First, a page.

I think you really have a gift for developing woodworking curricula. It was evident in your first paperback book and DVDs (and I’m sure in your Texas classes, which I know nothing about). Each project had a purpose and the order of projects built up and reinforced skills. Sometimes I wonder if new students facing the Masterclasses might be confused about what would be a good order and selection of projects for getting their core training. I know there is Common Woodworking, but somehow I feel like the question may still be there. There are hundreds of projects now on WWMC, yet a careful selection of maybe 3 or 4 classes after a little warmup via Common Woodworking is really all that is needed to get a really substantial foundation. New students (or old ones!) may not know which to choose.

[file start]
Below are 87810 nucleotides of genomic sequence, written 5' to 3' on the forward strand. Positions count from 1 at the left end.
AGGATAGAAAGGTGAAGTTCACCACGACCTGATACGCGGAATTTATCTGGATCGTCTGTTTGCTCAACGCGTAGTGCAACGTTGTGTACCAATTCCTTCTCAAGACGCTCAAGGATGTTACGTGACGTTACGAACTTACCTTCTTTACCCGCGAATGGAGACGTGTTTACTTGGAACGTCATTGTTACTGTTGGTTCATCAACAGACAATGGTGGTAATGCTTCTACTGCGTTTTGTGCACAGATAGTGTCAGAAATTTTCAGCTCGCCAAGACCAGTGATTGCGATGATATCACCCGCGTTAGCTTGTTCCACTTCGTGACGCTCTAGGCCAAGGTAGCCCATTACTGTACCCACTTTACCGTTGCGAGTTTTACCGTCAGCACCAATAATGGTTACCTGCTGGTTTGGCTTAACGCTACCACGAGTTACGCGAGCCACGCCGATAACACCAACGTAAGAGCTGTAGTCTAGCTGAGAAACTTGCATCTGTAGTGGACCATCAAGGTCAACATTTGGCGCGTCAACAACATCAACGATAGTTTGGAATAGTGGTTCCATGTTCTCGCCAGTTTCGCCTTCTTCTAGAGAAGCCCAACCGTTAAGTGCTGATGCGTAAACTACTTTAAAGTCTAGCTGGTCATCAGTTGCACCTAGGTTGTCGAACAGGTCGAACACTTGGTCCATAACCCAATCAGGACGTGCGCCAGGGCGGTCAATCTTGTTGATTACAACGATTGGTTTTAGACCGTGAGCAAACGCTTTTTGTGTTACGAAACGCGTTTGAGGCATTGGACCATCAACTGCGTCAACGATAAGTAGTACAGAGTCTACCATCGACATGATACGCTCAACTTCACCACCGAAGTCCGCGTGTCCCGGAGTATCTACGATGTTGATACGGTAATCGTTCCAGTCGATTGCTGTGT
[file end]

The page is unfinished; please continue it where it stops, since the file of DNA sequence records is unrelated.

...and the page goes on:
If you are curious, I am in the middle of making a reproduction of the Duffield longcase clock on display at the NY Metropolitan Museum (Google will quickly find photos). This is from a class I took. We only had about 4 weekend classes during which we learned the structure of this type of clock and received sketches showing moulding profiles and so forth, but a great deal is up to the student to figure out. It is going slowly because I don’t know how to carve, really, and am having to grow a great deal on that front especially learning to see and appreciate the classical idiom. (Not your cup of tea, I realize.) Really, though, 90% of what I need to build this is what you taught me, for which I am deeply grateful.